Dreaming of power through the air

Every generation of engineers dreams about delivering power through the air. Tesla famously demonstrated it in 1891, using magnetic induction. Since then, many more people have attempted it and here are videos as evidence:

So far, none of these demos or concepts has led to a commercial product. What is it that makes it so hard to go from ‘proof of concept’ to a market-ready product?

The videos above demonstrate desirable benefits such as:
    a) Transfer distance (= how far can I move the receiver away from the transmitter?)
    b) Power level (=charging speed)
    c) Spatial freedom (= how accurate do I need to position the receiver?)

These benefits are the functional requirements of wireless power transmission.

Interestingly, it’s the non-functional requirements that represent the biggest design hurdles to clear in getting to market-ready products. Examples of nonfunctional requirements -- things that consumers rightfully take for granted -- include safety, radio-frequency interference (RFI), power-transfer efficiency and cost.  These essential elements are ignored in the aforementioned demos or are addressed as challenge to be dealt with later during product development. Unfortunately, these non-functional requirements are the difficult and real problems that are harder to overcome than functional requirements. These non-functional design challenges are why this dream has continued to elude reality dating back to Tesla’s original experiments more than 100 years ago.

Let’s look at a few non-functional requirements of uncoupled wireless charging one by one:

Are you aware of the safety limits for human exposure to radio-frequency electromagnetic fields? Government regulations set limits on power levels that humans may be exposed to. The regulations are usually based on ICNIRP  tables of selective absorption rates. These regulations limit the maximum output power and, indirectly, limit the achievable transmission distance.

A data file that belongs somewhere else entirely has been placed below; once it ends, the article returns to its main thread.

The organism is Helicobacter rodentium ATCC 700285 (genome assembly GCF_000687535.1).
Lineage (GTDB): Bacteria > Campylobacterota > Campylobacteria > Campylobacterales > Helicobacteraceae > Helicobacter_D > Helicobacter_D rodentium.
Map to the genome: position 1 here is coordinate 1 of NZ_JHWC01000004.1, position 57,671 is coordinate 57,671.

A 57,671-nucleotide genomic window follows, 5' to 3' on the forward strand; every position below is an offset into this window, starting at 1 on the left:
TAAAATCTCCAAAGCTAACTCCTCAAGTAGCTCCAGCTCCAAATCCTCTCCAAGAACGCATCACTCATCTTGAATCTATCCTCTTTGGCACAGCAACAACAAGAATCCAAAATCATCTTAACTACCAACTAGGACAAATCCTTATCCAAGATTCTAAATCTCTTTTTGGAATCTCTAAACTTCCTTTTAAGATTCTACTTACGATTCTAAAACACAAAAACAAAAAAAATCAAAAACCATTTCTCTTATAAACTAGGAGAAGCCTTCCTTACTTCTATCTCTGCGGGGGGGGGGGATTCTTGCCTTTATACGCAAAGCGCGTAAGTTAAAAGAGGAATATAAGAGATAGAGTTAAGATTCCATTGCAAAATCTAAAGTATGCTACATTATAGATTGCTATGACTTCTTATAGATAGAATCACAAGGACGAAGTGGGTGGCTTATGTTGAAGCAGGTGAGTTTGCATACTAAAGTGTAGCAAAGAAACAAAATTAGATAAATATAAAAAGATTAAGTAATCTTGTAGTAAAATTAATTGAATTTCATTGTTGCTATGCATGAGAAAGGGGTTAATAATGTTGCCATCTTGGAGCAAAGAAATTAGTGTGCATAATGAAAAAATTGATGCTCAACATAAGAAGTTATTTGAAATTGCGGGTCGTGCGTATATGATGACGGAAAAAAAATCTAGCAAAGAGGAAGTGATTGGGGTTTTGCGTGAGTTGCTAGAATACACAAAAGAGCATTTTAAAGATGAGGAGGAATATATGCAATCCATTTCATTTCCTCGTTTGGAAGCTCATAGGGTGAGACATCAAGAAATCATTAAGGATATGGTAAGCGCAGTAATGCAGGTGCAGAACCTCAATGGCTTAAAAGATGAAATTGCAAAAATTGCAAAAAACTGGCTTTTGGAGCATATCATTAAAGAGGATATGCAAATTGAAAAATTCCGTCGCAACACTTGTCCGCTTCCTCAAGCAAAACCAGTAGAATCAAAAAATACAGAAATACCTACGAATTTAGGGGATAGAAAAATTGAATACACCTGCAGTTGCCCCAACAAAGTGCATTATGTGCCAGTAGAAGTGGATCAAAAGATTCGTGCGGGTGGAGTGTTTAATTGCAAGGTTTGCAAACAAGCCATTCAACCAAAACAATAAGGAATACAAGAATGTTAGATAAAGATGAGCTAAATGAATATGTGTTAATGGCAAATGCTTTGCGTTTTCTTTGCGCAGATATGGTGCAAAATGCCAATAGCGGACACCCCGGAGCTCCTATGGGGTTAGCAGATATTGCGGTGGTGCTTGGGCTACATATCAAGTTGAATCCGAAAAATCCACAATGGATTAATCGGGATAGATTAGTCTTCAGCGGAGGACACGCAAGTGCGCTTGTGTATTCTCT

Electromagnetic fields generated by one product can interfere with other products. You don’t want a wireless charger in the room to interfere with a person’s pacemakers in the room. That’s an obvious risk, but it’s also relatively easy to deal with because pacemakers are well-protected against interference. Less obvious and more difficult to deal with is RFI with NFC receivers, Wi-Fi reception, mobile phone base stations and car electronics. The choice of operating frequency used for power transfer can help: choosing a higher frequency (such as 6.78MHz or 5 GHz) makes the problem harder.

Not all consumers are worried about the efficiency of wireless power, but governments and NGO’s are. Launching energy-wasting products can damage corporate brands. And energy-conscious regulators like the California Energy Commission may step in to limit the sale of a questionable product.
In the earlier YouTube videos the topic of efficiency were addressed. The NASA video claimed 82% efficiency. However, the 82% refers to the RF to DC conversion inside the receiver array. It doesn’t take into account the losses during transmission, and it doesn’t take into account the losses in the transmitter.

Misleading claims are common, and the presenters of this NASA video were sensitive about  efficiency’s significant challenges. The NASA video takes some liberties, but at least they explained how they measured the 82%. The actual numbers are 500 kW transmitted and 34 kW received. That is 7% efficient -- and it doesn’t take losses inside the transmitter into account. It’s understandable why the NASA prefers to use the number 82.

A product that charges mobile devices at a mere 7% efficiency is not viable by today’s standards. Responsible suppliers should think twice about using this type of technology in their products, and regulators wouldn’t look favorably at these inefficient products.